In Greek mythology, Polyhymnia was the Muse of sacred hymns, poetry and dance. The word Muse has a distinct meaning in Greek mythology, but can also refer to a person who is the source of inspiration for a creative artist, and on her new album, British-Bahraini trumpet player, Yazz Ahmed, draws her inspiration from six important women from around the world who have inspired her for various reasons.
The opening track, Lahan Al-Mansour (Melody of Al-Mansour), is dedicated to Saudi Arabia’s first female film director, with the music an attempt to paint a picture of the vast, unchanging desert. The melody is carried by the trumpet section, with call-and-response with the main band, and there are fine solos by Yazz on trumpet and Tori Freestone on soprano sax.
Take a listen to Lahan Al-Mansour here:
You may be unfamiliar with the name, but probably not the story – Ruby Bridges was the first African-American child to enter the William Frantz Elementary School in New Orleans in 1960. On that day, there were violent demonstrations, and all but one of the teachers walked out in protest. The music is inspired by interviews she gave as an adult, and tries to capture a child-like melody, backed an unsettling, dissonant harmony, as good overcomes bad.
One Girl Among Many is a line from Malala Yousafzai’s address to the United Nations Youth Assembly in 2013. In listening to this powerful speech, Yazz was struck by the musical quality of her speaking voice, and tried to extract the melody from select phrases, a technique used by Steve Reich on Different Trains. This piece features a piano introduction, words by Malala, chanted by a 14-person ensemble, and a flugelhorn solo by Yazz.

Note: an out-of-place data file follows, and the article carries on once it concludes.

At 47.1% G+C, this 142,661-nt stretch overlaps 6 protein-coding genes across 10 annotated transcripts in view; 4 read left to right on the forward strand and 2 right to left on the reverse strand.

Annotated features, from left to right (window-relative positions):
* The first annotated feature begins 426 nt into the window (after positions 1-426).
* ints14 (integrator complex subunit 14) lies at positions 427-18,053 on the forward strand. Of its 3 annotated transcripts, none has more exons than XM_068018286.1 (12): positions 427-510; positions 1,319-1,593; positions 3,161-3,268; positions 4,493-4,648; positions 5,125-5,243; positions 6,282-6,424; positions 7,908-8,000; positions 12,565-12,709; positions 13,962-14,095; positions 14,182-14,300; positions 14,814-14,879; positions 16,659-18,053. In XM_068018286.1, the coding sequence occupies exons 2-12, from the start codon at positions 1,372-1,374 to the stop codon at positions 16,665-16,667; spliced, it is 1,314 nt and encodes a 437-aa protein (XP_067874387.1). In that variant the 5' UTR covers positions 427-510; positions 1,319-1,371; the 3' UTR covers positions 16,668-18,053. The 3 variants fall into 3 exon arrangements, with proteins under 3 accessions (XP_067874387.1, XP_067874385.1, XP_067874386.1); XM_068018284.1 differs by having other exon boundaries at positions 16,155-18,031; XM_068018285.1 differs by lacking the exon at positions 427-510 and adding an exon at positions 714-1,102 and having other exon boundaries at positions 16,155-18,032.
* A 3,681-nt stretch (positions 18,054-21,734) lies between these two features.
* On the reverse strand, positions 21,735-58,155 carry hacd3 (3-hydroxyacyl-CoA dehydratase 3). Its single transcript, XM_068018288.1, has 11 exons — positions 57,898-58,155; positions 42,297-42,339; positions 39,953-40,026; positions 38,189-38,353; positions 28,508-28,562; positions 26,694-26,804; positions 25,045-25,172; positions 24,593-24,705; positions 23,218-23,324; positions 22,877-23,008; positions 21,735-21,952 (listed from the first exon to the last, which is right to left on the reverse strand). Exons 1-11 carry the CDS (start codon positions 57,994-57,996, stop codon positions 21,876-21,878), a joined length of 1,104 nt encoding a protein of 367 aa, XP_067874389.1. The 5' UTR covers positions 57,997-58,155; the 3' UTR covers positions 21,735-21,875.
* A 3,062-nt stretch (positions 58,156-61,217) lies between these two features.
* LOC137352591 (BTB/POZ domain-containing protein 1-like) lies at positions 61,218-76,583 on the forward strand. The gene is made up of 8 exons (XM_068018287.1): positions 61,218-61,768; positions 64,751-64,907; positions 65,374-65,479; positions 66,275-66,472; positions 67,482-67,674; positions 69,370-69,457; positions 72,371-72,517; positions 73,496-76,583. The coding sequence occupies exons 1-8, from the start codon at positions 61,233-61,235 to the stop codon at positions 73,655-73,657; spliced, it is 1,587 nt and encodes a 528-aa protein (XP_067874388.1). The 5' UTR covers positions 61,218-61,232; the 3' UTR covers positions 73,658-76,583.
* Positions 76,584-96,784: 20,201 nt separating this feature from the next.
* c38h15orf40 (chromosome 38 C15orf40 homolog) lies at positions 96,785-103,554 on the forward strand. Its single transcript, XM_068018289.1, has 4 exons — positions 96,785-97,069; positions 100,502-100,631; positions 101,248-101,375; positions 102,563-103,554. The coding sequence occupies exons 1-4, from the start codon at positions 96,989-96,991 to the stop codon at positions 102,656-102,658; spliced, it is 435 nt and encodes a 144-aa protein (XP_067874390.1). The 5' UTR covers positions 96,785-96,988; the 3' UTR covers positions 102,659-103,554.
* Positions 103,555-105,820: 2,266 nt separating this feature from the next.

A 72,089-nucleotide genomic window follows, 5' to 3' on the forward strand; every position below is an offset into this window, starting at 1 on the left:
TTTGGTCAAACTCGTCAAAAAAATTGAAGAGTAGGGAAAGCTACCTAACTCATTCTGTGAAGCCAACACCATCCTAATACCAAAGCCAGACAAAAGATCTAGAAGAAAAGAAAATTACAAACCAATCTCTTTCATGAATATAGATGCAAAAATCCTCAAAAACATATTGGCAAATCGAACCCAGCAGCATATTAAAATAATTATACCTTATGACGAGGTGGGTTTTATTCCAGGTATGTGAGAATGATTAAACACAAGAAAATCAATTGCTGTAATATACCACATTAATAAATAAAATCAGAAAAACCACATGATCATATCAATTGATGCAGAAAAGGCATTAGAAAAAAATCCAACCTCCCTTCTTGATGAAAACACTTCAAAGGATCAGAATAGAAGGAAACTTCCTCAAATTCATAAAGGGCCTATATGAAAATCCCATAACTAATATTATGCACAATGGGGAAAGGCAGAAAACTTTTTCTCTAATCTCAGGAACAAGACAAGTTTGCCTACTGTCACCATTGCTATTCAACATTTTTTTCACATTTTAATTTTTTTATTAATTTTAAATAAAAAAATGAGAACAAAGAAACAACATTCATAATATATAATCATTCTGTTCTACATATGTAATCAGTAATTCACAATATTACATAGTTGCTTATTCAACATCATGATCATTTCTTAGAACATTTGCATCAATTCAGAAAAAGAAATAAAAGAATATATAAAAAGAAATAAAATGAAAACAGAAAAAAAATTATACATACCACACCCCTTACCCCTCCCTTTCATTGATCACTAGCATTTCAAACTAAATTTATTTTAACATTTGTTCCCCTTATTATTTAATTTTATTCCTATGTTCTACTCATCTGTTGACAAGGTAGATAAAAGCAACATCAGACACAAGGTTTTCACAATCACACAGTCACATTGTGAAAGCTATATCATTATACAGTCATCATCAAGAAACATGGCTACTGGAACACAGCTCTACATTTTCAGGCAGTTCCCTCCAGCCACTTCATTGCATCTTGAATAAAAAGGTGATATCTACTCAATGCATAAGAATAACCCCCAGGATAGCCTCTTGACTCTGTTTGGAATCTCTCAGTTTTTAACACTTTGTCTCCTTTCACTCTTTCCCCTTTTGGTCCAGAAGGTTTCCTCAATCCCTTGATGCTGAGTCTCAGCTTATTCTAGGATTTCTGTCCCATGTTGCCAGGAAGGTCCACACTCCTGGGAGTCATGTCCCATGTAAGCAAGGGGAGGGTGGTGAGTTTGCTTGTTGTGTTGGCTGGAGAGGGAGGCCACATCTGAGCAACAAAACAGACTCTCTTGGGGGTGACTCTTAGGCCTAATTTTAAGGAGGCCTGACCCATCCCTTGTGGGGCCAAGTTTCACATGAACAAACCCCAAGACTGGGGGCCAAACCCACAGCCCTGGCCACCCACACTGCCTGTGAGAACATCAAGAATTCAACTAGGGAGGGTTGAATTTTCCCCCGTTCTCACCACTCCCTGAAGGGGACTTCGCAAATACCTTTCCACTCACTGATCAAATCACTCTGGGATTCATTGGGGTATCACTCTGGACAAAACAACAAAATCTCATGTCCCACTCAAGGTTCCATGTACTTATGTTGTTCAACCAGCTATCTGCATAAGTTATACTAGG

2857 was the number of the bus taken by Rosa Parks in Alabama in 1955. “It’s a piece of two halves, the first expressing the quiet dignity of her action, the second, the storm of change to come,” Yazz explains. Tori Freestone provides a link between the two halves with a tenor solo, and in the quiet storm that follows, there is a solo by Yazz, electronic effects and guitar, two saxophonists, all held together by some fine piano and drumming. Powerful stuff!
Take a listen to 2857 here:
Deeds Not Words was the motto of the Women’s Social and Political Union, founded by Emmeline Pankhurst, one of the leading Suffragettes. The composition takes elements from the hymn, Men of Harlech, which was adapted by the Suffragettes and re-worded as Shoulder to Shoulder. “As with all my compositions, I am keen to balance the written material with space for improvisation,” Yazz reveals. The solo section here is a four-way conversation between trumpet, baritone, vibraphone and guitar, all played out over a shimmering Arabic melody, before the tune builds to a triumphant close, bringing us back to hymn that influenced the tune.
The final tune is Barbara, named after the pioneering British saxophonist and composer, Barbara Thompson, and was inspired by a moving BBC documentary. The music is influenced by Yazz’s growing interest in minimalism, with the simple motif gradually evolving and building, before Yazz delivers a gorgeous solo on flugelhorn.
Polyhymnia was written and conceived in 2015, when Tomorrow’s Warriors, with support form PRS Women Make Music, commissioned Yazz to write the music. It was premiered by the NU Civilisation Orchestra at the WOW! International Women’s Day in March 2015, and has gradually evolved in the four years since then, as Yazz brought in additional musicians and contributors – too numerous to mention here!
“If I were starting it today, I’m pretty sure there would be a piece dedicated to that incredible young woman, Greta Thunberg,” Yazz admits. Polyhymnia shows how far we’ve come, from the Suffragettes and the civil rights movement in the United States, but also how far we’ve got to go. As always, there’s a fierce intelligence at work in Yazz Ahmed’s compositions, and she has surrounded herself with a stellar cast of musicians who help to bring her powerful visions to life.
Like the excellent La Saboteuse (2017), the album features delightful artwork from Sophie Bass. There's a long history of 'political' works in jazz, and Polyhymnia is up there with the very best of them. This truly inspirational album is out now on the American label, Ropeadope Records, and comes highly recommended.